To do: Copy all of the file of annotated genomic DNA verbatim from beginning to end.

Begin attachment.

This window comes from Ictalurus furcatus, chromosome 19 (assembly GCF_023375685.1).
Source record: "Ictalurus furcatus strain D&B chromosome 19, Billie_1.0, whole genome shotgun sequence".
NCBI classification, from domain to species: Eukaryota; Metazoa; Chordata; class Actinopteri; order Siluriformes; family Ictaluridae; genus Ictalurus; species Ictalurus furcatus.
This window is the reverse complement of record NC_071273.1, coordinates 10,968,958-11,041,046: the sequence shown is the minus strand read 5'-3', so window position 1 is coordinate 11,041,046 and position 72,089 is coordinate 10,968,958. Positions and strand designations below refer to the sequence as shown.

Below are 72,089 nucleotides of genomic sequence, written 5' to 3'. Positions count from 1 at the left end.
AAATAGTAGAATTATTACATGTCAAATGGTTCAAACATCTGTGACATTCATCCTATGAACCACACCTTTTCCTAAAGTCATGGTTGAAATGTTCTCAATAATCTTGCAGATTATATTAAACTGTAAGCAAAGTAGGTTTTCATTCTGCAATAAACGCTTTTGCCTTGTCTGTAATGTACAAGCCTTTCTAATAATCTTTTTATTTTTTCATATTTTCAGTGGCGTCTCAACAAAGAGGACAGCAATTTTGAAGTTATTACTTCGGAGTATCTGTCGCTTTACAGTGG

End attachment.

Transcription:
This window comes from Ictalurus furcatus, chromosome 19 (assembly GCF_023375685.1).
Source record: "Ictalurus furcatus strain D&B chromosome 19, Billie_1.0, whole genome shotgun sequence".
NCBI classification, from domain to species: Eukaryota; Metazoa; Chordata; class Actinopteri; order Siluriformes; family Ictaluridae; genus Ictalurus; species Ictalurus furcatus.
This window is the reverse complement of record NC_071273.1, coordinates 10,968,958-11,041,046: the sequence shown is the minus strand read 5'-3', so window position 1 is coordinate 11,041,046 and position 72,089 is coordinate 10,968,958. Positions and strand designations below refer to the sequence as shown.

Below are 72,089 nucleotides of genomic sequence, written 5' to 3'. Positions count from 1 at the left end.
AAATAGTAGAATTATTACATGTCAAATGGTTCAAACATCTGTGACATTCATCCTATGAACCACACCTTTTCCTAAAGTCATGGTTGAAATGTTCTCAATAATCTTGCAGATTATATTAAACTGTAAGCAAAGTAGGTTTTCATTCTGCAATAAACGCTTTTGCCTTGTCTGTAATGTACAAGCCTTTCTAATAATCTTTTTATTTTTTCATATTTTCAGTGGCGTCTCAACAAAGAGGACAGCAATTTTGAAGTTATTACTTCGGAGTATCTGTCGCTTTACAGTGG